Here’s a French farce along the lines of “The Hangover,” where the bachelors — instead of Vegas — venture to the scenic, sinful “Wild West” of Budapest, Hungary.
The twist here is that two guys fed up with their MBA desk jobs take the advice of a 50something expat stripper who said of her home city’s hedonism, “It’s not hard to get in. It’s impossible to get out!” They resolve to set up a bachelor party/travel agency that takes Frenchmen about to marry to a place where it’s “anything goes,” and “vodka’s cheaper than Coke (Coca Cola).”
“Budapest” is a comedy that goes for “giddy gonzo ‘Hangover’ romp” and settles, entirely too quickly, for tedious. A couple of “out there” laughs, one of them right before the closing credits, is what you get for your 100 minutes of investment.
Still reading? OK, here’s the plot.
A busted bachelor party where the lads, led by Arnoud (Jonathan Cohen) and Vincent (Manu Payet), are denied entry to a swank club, gives these two an epiphany. They are never going to be “in the club,” hanging with the high-rollers.
But the aged stripper (Tamar Baruch) who lapdances on them at the dump where they wind up talks up Budapest. That sticks in their minds as their work bludgens the life right out of them. Over some protests from their wives (Alix Poisson, Alice Belaïdi), they decide to set up “Crazy Trips,” a bachelor experience in Budapest.
The film’s first act is mostly the two guys’ scouting trip to the city, with the stripper’s son-in-law Giorgio (Monsieur Poulpe) as their trippy tour guide and intermediary.
Giorgio is an homage to a rich tradition of crazed locals leading innocent foreigners through the crazier corners of a strange land. He’s like a Hunter S. Thompson version of the Ukrainian guide played by Eugene Hutz in “Everything is Illuminated.” Never seen it? Rent it. It’s better than this.
You want hookers? Giorgio offers up his wife (Henrietta Edvi) in a French maid’s outfit. No? Then let’s see what else we can stir up for your guests’ “experience.”
One of the best sequences in “Budapest” is the guys’ hallucinogenic trip through an “Eyes Wide Shut” of lurid clubs — “That’s Wolf Blitzer’s favorite seat!” — depravity, prostitutes, drugs and general hedonism. But Vincent is more impressed with the prices of everything — massages, hotels, booze, “the world’s longest Humvee limo.”
“It’s Berlin,” he chortles (in French with English subtitles, if you wish), “but FREE!”
The guys come up with some distinct touches which they pass off as “The Hidden Pleasures of the East.” Want to shoot all manner of Eastern Bloc army ordnance? Drive a tank? THIS is the bachelor party trip for you!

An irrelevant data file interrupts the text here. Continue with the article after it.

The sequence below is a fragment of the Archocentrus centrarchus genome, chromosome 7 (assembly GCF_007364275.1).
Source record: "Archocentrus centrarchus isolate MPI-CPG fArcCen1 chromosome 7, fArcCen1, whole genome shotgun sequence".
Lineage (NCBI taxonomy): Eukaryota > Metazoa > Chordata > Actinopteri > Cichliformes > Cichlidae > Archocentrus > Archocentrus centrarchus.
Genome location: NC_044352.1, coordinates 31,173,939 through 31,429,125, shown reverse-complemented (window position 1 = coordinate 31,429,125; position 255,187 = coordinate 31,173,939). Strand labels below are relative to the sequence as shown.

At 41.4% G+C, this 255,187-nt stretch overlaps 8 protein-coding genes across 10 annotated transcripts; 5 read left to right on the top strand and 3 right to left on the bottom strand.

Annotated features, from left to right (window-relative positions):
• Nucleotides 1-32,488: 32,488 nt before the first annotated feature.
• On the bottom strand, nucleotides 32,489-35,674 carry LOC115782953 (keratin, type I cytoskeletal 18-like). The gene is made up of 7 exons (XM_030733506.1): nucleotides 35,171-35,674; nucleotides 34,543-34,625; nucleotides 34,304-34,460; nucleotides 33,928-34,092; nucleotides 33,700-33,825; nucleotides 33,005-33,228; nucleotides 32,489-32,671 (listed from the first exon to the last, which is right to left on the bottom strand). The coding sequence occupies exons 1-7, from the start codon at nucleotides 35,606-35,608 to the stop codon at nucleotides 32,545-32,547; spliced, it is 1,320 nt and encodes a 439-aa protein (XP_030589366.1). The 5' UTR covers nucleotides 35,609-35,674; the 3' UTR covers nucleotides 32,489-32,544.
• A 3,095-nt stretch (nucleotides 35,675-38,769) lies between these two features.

It’s just that the script, co-written by co-star Payet (Vincent), then gets bogged down in the logistics of it all, how this “real” business would work — the debacles that turn into international (news) incidents, learning the maxim attributed to P.T. Barnum — “There’s no such thing as BAD publicity.”
The story also dwells on the cost all this sophomoric, sexist “fun” has on actual relationships — with their wives, and between the two partners.
BO-ring. Perhaps necessary as an obstacle the characters must overcome, but still BO-ring.
The things that go wrong aren’t on a par with the shenanigans of “The Hangover,” the “shocks” aren’t shocking enough and the skin — after a while — becomes just wallpaper behind a lot of unfunny scenes or moments.
The French comic Poulpe, as Giorgio (or Georgio), is the life of this party. Watch him blithely supervise the first clients, blazing away on a makeshift firing range as shell casings bounce off his shirt. Listen to him encourage the haggling the grotesque tank and machine guns owner Gabor (Arthur Benzaquen) wants to do over how much “extra” he’ll charge should they actually want to “kill somebody.”
His starting position, BTW, is 800 euros.
“Budapest” strikes me as a comedy that could have worked, with snippets and snatches, here and there, coming off. But the structure is all wrong, the pacing deathly slow and not everybody pulls his or her comic weight.
Build an 85 minute movie with Giorgio and his funny wife and Arnoud (Cohen has the funnier partner to play, and is funnier in playing him) and we’ll talk.
MPAA Rating: TV-MA, drugs, nudity, sexual situations, profanity
Cast: Manu Payet, Jonathan Cohen, Monsieur Poulpe, Alix Poisson, Alice Belaïdi
Credits: Directed by Xavier Gens, script by Manu Payet, Simon Moutairou. A Netflix release.
Running time: 1:43